David Pajcin Insider Trading Scandal

Ethical Scandal Analysis of: David Pajcin and Eugene Plotkin Insider Trading Case Presented In Partial Fulfillments of the Course Requirements for FIN 4615 International Banking Prepared for: Marcos A. Kerbel Adjunct Professor Department of Finance Florida International University Miami, Florida Prepared by: David Kevin Vargas 2899406 (954) 443-4973 November 24, 2009 [pic] | |Academic Honesty Policy | |Individual Assignment Cover Page | |Submitted to: | |  | |  Prof. Marcos A. Kerbel | | | | |Submitted by: | |  | |  David Kevin Vargas | | | |Your Phone Number: | |  | |(954) 443-4973 | | | |Your e-mail: | |  | |  Dvarg013@fiu. du | | | |Date of Submission: | |  | |November 24, 2009 | | | |Title of Assignment: | |  | |  Ethical Scandal Analysis | | | |CERTIFICATION OF AUTHORSHIP: I certify that I am the author of this paper and that any assistance I received in its preparation is fully acknowledged| |and disclosed in the paper.

I have also cited any sources from which I used data, ideas or words; either quoted directly or paraphrased I also | |certify that this paper was prepared by me specifically for this course. | | | |Signature | |____________________________________________________ | Ethical Scandal Paper David Pajcin and Eugene Plotkin Case What is the case about? This case is about two men, who along with many friends and relatives, elaborated intricate insider trading schemes.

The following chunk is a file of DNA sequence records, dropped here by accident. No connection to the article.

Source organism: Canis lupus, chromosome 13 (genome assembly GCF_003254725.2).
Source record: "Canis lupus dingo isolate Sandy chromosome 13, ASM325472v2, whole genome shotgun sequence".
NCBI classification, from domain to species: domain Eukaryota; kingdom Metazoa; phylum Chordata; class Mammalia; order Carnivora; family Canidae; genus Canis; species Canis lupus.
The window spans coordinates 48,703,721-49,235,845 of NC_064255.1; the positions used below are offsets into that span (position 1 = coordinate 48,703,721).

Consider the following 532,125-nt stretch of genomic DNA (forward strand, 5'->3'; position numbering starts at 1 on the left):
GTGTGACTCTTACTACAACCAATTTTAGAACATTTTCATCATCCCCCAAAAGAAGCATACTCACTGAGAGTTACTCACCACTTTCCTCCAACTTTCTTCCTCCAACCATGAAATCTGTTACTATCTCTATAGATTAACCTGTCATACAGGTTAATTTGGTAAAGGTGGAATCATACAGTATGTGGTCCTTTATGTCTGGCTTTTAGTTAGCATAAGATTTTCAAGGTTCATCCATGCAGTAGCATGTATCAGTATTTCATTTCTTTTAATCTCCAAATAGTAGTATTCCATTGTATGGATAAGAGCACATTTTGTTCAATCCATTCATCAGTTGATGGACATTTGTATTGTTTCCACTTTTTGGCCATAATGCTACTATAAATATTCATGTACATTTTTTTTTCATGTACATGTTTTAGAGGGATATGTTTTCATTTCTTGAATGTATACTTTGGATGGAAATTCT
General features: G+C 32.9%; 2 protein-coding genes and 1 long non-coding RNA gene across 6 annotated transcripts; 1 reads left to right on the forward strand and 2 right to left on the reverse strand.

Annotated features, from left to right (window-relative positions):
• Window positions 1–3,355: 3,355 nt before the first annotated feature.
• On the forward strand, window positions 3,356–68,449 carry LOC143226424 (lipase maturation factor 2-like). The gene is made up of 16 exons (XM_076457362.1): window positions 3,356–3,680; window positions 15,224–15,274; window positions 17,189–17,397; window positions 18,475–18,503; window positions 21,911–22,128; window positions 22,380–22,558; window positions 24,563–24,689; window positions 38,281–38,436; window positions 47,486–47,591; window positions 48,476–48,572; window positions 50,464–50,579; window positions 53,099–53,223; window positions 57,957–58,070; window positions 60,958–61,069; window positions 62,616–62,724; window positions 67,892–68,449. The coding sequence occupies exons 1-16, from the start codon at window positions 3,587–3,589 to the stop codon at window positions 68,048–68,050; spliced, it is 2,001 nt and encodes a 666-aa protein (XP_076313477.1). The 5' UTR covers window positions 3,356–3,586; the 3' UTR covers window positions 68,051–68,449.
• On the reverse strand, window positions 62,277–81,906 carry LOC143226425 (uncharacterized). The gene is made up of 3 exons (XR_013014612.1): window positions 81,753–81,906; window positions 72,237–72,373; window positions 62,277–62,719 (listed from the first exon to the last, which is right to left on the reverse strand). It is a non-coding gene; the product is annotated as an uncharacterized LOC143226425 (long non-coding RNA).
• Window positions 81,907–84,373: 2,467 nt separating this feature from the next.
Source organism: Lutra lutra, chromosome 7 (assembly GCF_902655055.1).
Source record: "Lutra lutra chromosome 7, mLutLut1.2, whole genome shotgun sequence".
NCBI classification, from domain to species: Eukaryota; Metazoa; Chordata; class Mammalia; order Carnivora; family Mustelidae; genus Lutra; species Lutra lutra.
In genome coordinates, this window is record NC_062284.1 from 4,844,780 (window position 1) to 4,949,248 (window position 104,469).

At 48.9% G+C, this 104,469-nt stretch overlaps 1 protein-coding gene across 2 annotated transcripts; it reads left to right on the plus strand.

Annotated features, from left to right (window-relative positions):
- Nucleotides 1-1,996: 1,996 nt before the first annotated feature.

Their plans involved forklift operators at a Business Week printing plant, a mole at Merrill Lynch & Co. , a grand juror in a fraudulent accounting trial against Bristol-Myers Squibb, and several brokerage accounts in New York, California and Croatia. The duo and their friends would end up reaping profits of close to $7 million during the short time their operations were active. The group’s own mistakes and greed drove them overboard and the long-reaching arm of the law finally caught up with them ending their plans and ambitions. Who was involved? David Pajcin He was one of the masterminds behind the insider trading schemes. He was born in Clifton, N. J. o Croatian immigrants. He went to school in Jersey City and later attended Notre Dame University. He majored in economics and graduated cum laude. With an impressive academic history, Pajcin got a job at the commodities group at Goldman Sachs after he got out of university in 2000. However, he did not stay long. He left after five and a half months. Pajcin said he did not want to be stuck working on the trading floors like everyone else. He took a series of similar jobs in smaller firms in New York but he never stayed in one of them for more than a couple of months. Finally, in 2003, he stopped looking for jobs and started working for himself. Eugene Plotkin